Marisa Penaloza, NPR
Hal Roark is helping to save his New Orleans community with the help of a database that catalogs the needs of 2,400 houses in his neighborhood that still need to be repaired.
Hal Roark is helping to save his New Orleans community with the help of a database that catalogs the needs of 2,400 houses in his neighborhood that still need to be repaired. Marisa Penaloza, NPR
Rebuilding New Orleans takes a lot of sweat, elbow grease and, in some neighborhoods, really good software.
That's right. Software.
Hal Roark is helping to save his community with the help of a great database. Roark works for his neighborhood association in the low-lying Broadmoor section of the city, and he uses the database to match the needs of each house and each resident in the neighborhood with a group of volunteers. The Broadmoor Development Corp.'s goal, Roark says, is to improve the neighborhood and "make it better than it was before."
Roark knows his group can't fix up 2,400 homes still in need of repair in Broadmoor on its own. His volunteers include college students and members of churches. "The other thing we're trying to tap into is all the convention business that comes into New Orleans and saying, 'Look, hook up with us for a day to come into Broadmoor and help us rehab a house,'" Roark says.
You might think it would be easy for volunteers to find work down here — there's still so much to do two-and-a-half years after Katrina. But Bill Sharpe, the leader of a group of Michigan volunteers who helped Roark, says it's not that easy.
"We wanted to send people down, but we wanted to make sure that we were actually helping, rather than sending volunteers down for a field day," Sharpe says.
Handmade Approach to Recovery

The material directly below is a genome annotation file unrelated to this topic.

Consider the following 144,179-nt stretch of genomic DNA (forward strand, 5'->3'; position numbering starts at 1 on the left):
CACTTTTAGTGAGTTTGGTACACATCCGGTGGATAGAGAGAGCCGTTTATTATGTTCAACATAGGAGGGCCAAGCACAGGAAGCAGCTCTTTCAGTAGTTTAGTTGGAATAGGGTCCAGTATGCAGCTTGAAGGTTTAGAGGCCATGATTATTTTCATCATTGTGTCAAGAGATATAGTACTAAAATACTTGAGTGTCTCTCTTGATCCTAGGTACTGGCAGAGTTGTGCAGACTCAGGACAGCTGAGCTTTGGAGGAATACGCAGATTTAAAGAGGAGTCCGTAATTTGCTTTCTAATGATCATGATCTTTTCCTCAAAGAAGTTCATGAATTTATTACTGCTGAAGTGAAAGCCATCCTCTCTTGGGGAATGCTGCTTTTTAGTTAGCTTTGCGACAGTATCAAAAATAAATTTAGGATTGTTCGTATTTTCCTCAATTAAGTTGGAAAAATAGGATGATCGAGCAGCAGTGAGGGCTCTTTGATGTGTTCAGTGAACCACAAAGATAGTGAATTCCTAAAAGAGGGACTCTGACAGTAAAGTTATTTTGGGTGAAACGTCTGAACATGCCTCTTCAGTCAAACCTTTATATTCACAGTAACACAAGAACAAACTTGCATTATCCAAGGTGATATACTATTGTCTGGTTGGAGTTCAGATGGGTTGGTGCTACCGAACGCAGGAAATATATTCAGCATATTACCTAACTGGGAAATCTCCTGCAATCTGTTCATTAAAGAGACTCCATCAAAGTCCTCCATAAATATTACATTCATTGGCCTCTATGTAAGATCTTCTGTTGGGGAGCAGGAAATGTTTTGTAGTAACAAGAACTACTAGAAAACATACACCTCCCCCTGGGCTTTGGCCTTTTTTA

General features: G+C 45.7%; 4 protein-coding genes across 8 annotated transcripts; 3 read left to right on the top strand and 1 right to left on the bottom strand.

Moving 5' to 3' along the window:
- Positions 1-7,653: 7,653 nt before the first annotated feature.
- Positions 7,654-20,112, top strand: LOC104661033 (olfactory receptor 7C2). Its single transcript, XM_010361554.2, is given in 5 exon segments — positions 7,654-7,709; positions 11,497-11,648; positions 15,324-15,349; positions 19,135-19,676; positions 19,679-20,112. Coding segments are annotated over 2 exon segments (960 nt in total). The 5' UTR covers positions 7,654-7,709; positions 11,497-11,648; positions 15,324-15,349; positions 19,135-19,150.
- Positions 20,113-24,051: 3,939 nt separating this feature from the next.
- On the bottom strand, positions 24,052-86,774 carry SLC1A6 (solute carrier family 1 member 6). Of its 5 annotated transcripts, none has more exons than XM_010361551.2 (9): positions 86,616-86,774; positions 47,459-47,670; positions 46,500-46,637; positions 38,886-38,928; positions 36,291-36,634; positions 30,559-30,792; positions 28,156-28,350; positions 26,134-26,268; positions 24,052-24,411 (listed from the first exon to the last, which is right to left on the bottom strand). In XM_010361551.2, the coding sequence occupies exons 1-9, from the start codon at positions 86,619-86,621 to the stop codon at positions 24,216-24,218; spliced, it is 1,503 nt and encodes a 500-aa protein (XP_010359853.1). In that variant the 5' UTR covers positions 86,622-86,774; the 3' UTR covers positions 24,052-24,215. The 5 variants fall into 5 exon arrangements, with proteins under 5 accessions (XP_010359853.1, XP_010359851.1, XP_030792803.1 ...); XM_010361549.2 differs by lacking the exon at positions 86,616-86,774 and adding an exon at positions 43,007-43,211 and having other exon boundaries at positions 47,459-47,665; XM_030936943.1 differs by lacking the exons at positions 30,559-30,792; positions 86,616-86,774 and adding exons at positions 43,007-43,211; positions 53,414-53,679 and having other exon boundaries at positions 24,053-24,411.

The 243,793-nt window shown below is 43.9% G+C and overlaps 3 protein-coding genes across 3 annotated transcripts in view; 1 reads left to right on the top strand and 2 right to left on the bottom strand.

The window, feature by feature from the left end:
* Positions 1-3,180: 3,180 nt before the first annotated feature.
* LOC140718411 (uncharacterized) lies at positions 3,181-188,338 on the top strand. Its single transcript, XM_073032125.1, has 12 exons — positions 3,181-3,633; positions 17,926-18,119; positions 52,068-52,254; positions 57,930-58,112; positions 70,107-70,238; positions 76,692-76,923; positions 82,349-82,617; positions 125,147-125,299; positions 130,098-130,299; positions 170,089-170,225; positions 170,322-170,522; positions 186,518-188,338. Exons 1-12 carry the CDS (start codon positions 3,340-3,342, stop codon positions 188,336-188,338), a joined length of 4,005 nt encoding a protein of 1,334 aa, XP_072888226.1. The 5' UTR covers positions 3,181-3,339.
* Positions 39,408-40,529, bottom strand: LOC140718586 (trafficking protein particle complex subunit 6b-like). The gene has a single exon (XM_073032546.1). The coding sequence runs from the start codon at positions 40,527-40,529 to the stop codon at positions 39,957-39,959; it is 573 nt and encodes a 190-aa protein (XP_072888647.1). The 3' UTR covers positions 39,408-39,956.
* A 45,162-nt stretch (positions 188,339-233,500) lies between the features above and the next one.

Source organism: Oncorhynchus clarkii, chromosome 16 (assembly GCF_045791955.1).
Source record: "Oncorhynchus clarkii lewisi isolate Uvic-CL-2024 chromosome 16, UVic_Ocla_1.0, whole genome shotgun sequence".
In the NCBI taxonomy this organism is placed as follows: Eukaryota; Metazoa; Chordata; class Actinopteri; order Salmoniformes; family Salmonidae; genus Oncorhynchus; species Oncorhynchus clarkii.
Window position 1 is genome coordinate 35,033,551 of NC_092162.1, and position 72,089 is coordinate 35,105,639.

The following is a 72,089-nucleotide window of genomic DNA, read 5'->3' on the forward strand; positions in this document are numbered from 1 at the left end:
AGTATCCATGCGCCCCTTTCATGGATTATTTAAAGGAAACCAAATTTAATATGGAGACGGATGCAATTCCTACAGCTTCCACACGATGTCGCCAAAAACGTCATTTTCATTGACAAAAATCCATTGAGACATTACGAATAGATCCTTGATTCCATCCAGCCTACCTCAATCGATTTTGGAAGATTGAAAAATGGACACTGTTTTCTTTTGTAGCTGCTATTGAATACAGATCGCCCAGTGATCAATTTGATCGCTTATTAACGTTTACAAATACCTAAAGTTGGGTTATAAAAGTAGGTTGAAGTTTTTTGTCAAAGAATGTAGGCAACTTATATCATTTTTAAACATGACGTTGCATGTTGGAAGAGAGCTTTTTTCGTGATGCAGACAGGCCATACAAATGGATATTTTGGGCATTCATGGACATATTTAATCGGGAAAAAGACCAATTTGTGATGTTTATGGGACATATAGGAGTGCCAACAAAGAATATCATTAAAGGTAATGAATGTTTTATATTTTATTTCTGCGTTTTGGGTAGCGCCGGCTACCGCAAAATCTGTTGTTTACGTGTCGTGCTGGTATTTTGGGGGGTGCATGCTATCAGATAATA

Broadmoor was so badly flooded after Hurricane Katrina that the city wanted to bulldoze the area and turn it into a park. That's when Roark and his neighbors decided to save this community of working-class people.
"The fact [that] they wanted to mow down our neighborhood was the last straw," Roark says. "People came out of the woodwork to say, 'This is completely unjust.'"
Although there are still a lot of wrecked homes in the neighborhood, Roark sees progress.
The community brought back the local library and cajoled local officials into restoring the school. Someday, Broadmoor will have things the neighborhood never had before Katrina.
The secret to Broadmoor's success is the handmade approach to recovery — the database, called Salesforce.
Salesforce was built for salespeople, but Roark and his army of college interns have repurposed it so he can catalog the needs of Broadmoor's 2,400 homes and the 7,000 residents who lived here before Katrina.
With this database, Roark can explain to donors what they're getting for their money. Donors appreciate that. And, Roark says, it also helps him satisfy the human needs of volunteers, who want to do more than paint a stranger's house.
"We put donors directly in touch with the residents. They literally work on their homes, they literally meet the residents and they literally sit and learn their story in their FEMA trailer," Roark says.
A good database also serves very practical needs.
For example, the Broadmoor group helped match Duane and Nancy Parker to a house in the neighborhood that they moved into a year ago. The Broadmoor group wanted the family to move in because Nancy is a New Orleans police officer. The hope is that having a police officer in the area will reduce crime. Since the Parkers moved in, they discovered some roof problems. When that showed up in the database, Roark responded right away.
But in an old house like the Parkers', which flooded during Hurricane Katrina, there's always something to fix. Down in the basement, there are some leaky pipes. When a volunteer with plumbing skills arrives, Roark says the plumber will be matched up with the Parkers' house.
Roark has an expression for this process: Be the cavalry that you want to see coming over the hill.
This story was produced for broadcast by Marisa Penaloza.